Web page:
The Links between The Adelaide Mint and Debating SA

Following a recent discussion with James Tran, Administrative Officer of Debating SA, after delivering our latest supply of Lapel Badges to him, James suggested I should document the long association that The Adelaide Mint has had with Debating SA.

It is indeed a long association, in fact it goes back to the original formalisation of the Schools Debating Union (SDU), when Sonia Lowen asked me to design a logo for SDU in 1991 and to assist her with preparing the organisation’s constitution.

Many discussions were held in her office within Wadlow Solicitors in Adelaide and our office in Norwood and it was decided that the logo should be designed in such a way that it could be used, not only on the Letterhead and With Compliments slips, but also on Lapel Badges and in trophies for SDU.

The logo design for SDU was approved in February 1992 and our management company, Newman Marketing Pty Ltd, produced the initial supply of Letterheads, Follow-ons and With Compliments slips in March 1992. For that year’s Prize-Giving in October 1992, we supplied 4 clear acrylic Perpetual Trophies, 100 parchment Certificates and, following the manufacture of the badge dies, The Adelaide Mint produced 32 SDU lapel badges in 3 colours (blue, gold and white vitreous enamel), 16 gold-enameled medallions and 16 silver-enameled medallions, which had logo badges attached and were personally engraved with the winners’ and runner-ups’ names etc.

Approaches were then made in 1997 to Sir Eric Neal, Governor of South Australia, for him to be Patron of SDU, which he graciously conceded, allowing SDU and its subsequent organisations to have the Governor of South Australia present the annual prizes to winners and runner-ups at Government House for many years.

The Adelaide Mint continued to produce all the prize medallions and badges for SDU until 2001 when the name of the organisation was changed to Students Debating Association of South Australia following a change in administration and restructuring. Various sponsors were approached to provide the trophies and prizes and the services of The Adelaide Mint were not required until a further restructuring and name change occurred in 2010, to attract a wider membership and higher competition parameters. We were once again approached to assist in the development of the new logo, this time for Debating SA, and with the support of an outside artist.

The number of prize awards has increased considerably since those early days of 1992 and The Adelaide Mint has been delighted to produce the quality vitreous enamel badges that are given to all debaters as well as the special name-bars for all adjudicators, which ensures a truly professional image being portrayed by Debating SA each year.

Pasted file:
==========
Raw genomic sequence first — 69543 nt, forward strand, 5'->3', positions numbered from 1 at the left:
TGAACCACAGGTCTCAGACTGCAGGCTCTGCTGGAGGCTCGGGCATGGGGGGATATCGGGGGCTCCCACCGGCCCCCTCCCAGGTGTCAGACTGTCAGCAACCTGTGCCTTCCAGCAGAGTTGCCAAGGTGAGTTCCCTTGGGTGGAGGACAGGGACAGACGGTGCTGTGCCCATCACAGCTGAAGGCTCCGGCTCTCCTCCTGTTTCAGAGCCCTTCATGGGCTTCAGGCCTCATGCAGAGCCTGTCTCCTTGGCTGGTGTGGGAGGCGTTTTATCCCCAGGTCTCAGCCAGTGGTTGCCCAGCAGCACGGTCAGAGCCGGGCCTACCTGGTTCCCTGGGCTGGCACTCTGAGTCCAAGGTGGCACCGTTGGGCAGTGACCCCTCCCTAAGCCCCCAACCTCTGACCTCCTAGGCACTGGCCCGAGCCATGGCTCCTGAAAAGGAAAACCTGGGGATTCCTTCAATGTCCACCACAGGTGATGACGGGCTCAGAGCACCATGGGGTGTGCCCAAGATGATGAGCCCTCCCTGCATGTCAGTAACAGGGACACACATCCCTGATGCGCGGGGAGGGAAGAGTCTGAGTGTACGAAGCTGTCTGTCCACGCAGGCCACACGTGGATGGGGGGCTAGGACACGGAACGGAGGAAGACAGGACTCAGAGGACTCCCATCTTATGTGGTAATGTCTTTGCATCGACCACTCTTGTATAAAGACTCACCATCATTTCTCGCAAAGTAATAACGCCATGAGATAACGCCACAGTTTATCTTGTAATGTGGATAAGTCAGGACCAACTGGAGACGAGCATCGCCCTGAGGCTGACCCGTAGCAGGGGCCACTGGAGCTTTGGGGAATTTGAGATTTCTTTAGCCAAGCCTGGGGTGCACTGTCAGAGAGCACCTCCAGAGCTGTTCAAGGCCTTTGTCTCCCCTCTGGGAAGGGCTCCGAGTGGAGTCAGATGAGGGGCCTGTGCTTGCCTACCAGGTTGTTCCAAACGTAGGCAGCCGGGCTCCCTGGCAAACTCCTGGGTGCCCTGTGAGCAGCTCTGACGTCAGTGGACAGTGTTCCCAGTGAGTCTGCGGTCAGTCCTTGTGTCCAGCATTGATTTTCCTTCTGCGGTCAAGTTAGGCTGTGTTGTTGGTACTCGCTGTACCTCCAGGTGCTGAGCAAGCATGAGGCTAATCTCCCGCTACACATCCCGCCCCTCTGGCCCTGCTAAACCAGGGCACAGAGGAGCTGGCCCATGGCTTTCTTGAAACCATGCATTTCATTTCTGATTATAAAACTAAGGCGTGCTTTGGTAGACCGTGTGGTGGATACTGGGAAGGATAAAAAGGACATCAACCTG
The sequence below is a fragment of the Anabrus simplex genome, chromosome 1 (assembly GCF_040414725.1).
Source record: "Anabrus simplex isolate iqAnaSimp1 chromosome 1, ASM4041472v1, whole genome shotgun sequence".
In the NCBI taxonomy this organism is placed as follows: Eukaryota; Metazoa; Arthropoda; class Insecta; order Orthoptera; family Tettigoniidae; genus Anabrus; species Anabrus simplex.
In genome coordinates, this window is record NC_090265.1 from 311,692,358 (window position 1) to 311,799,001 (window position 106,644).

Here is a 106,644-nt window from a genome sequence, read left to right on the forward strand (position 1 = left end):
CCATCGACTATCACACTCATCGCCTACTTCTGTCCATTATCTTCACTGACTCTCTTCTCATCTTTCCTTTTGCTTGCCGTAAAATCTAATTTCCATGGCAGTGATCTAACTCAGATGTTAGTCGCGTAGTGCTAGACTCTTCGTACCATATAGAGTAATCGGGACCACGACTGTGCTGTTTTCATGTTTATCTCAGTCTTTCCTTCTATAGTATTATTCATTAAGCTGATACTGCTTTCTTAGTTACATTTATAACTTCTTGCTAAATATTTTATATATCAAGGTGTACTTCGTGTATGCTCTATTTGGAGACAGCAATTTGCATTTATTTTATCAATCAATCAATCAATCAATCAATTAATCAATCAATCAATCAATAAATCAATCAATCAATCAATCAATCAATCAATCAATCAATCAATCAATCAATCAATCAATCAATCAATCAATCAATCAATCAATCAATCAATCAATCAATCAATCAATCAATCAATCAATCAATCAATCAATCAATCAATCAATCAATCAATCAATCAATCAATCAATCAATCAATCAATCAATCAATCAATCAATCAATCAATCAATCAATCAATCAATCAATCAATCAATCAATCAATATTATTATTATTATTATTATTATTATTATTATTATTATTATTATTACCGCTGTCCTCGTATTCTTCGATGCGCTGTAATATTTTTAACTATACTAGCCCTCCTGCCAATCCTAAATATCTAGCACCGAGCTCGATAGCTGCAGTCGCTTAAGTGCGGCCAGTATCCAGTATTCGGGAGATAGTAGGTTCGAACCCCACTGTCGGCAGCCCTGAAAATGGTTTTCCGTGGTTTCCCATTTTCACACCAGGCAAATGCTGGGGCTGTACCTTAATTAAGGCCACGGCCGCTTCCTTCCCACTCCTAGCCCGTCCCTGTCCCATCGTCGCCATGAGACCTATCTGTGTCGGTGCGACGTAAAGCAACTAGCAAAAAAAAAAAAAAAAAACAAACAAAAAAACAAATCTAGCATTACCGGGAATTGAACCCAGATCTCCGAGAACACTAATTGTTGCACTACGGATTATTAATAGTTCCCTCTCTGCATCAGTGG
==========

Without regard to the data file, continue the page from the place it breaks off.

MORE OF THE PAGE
The Adelaide Mint is one of only a few Australian companies still producing vitreous enamel work and medallions for its clients using traditional methods of badge manufacturing. Much of our work is handcrafted and despite there being 15 separate and distinct steps in producing a vitreous enamel badge, we pride ourselves in producing a cost effective, quality and brilliant, lasting, vitreous enamel badge for our Australian clients.

To give some idea of our methods in production of Debating SA vitreous enamel badges I list below the steps taken from initial design to completion of the finished product:

  1. Design preparation and artwork – including from logo or art supplied. Enlarge 4 or 5 times and transfer to a mirror image
  2. Template production – hand engrave the enlarged mirror-image of the artwork onto a double layered, “engraving laminate” sheet, to form a template
  3. Die preparation – turn and form a soft steel block to suit the size of the required die
  4. Engrave image on soft steel block – with the template and a pantograph, using its special drill and reduction linkages, engrave image (actual size) on block to form steel die
  5. Produce proof of die image – using soft lead impression or perspex engraving, supply proof of die image for approval before hardening of die
  6. Harden die – special heat treatment, double temper
  7. Metal blank preparation – roll copper sheet to required thickness and cut into strips
  8. Stamp out blanks – produce required number of blanks from pre-cut strips
  9. Strike each metal badge – using obverse die (produced as above) together with the reverse die-stamp of The Adelaide Mint, the design is impressed into the metal
  10. Edge finishing – forming the edge of each badge by using a pre-produced edge-cutting die or by hand-fabricating the edge to suit final design shape
  11. Hand paint liquid vitreous enamel on to each metal badge – in colours as required for the design
  12. Firing – heating the vitreous enamel on each badge to fuse vitreous enamel colours
  13. Polishing after firing – removing excess vitreous enamel and clean overall image.
  14. Attach fitting – solder on pin, safety catch, bar or linkage to suit
  15. Electroplating – gold or silver plating to suit

Finally checking finished product and packaging for dispatch.

We look forward to a continued association with Debating SA for many years to come.

Barrie M Newman
Executive Director
The Adelaide Mint

28 July 2017

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